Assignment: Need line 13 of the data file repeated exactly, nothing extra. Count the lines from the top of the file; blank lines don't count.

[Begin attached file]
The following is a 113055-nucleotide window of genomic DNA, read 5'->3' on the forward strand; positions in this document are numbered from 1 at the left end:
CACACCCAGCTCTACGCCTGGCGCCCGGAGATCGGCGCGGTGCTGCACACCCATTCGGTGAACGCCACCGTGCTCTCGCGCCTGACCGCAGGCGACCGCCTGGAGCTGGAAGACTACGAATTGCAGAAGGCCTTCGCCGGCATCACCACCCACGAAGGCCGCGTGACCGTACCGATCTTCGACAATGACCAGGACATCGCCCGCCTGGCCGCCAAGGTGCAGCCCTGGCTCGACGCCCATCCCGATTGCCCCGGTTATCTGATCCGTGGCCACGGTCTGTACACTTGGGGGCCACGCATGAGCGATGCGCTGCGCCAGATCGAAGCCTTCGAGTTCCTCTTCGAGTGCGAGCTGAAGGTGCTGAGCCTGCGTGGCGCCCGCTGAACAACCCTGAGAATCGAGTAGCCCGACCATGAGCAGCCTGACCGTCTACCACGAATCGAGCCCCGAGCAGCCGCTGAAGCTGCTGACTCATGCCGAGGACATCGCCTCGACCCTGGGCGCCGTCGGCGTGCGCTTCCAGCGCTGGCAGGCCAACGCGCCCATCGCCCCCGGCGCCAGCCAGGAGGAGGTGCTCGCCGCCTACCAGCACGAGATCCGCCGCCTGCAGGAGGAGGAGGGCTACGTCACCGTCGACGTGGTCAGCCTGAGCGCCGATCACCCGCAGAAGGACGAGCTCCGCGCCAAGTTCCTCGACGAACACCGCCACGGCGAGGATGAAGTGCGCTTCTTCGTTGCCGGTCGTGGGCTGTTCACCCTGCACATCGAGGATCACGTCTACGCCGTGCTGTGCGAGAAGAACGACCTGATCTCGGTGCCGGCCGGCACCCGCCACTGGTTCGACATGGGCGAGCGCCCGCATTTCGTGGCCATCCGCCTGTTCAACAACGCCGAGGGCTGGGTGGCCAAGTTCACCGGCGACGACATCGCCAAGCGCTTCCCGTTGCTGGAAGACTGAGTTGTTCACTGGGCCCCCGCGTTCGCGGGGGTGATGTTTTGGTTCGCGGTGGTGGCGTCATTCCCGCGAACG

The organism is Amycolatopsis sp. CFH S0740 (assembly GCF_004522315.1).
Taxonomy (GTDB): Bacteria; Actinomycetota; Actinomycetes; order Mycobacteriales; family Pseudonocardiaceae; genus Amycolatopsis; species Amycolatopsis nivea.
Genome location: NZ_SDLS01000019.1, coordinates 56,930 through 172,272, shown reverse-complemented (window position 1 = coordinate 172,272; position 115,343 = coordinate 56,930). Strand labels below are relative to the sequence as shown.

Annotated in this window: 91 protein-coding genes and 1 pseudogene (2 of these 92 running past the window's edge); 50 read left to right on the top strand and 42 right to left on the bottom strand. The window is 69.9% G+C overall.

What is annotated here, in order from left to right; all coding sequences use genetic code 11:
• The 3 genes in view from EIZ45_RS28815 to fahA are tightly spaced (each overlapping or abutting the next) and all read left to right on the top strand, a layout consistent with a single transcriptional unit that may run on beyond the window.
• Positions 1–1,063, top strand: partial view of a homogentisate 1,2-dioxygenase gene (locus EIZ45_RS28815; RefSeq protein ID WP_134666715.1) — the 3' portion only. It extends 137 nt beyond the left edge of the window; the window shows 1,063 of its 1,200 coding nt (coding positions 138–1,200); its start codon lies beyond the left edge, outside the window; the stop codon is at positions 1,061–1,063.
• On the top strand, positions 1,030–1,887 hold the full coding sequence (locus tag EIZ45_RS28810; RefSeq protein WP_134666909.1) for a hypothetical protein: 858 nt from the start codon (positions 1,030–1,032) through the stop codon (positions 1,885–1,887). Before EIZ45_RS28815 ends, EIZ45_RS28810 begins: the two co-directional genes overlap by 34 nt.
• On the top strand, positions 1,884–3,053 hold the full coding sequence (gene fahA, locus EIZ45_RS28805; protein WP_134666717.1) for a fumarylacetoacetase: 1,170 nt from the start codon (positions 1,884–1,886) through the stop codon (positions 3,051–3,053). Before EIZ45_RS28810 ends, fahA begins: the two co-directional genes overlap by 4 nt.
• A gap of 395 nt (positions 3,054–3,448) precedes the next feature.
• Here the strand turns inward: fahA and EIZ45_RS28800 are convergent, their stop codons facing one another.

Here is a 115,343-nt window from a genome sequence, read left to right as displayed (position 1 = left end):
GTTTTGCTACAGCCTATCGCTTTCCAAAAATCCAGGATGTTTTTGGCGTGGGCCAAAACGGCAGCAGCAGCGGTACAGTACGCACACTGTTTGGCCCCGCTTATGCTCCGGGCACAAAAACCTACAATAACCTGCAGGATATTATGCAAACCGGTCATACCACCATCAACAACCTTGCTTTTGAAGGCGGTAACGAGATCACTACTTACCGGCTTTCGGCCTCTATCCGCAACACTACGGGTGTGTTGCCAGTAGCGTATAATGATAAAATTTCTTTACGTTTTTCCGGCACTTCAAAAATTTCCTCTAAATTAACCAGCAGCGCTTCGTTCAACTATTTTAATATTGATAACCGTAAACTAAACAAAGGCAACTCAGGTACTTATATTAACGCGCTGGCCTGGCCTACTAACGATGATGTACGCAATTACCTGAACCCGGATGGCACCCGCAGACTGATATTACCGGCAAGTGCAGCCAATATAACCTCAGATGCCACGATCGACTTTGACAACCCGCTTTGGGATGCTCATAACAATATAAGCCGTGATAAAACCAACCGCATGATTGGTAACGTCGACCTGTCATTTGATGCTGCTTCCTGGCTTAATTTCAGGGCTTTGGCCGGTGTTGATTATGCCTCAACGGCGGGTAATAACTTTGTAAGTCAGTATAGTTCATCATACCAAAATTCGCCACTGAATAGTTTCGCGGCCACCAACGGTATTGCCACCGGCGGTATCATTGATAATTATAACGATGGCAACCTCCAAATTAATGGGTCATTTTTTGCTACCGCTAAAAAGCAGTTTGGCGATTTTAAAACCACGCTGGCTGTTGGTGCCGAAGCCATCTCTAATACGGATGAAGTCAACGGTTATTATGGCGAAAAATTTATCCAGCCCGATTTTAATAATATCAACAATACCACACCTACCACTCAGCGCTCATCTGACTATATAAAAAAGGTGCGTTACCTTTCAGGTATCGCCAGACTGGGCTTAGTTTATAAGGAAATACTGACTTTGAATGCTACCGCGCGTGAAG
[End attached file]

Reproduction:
• Here the strand turns inward: fahA and EIZ45_RS28800 are convergent, their stop codons facing one another.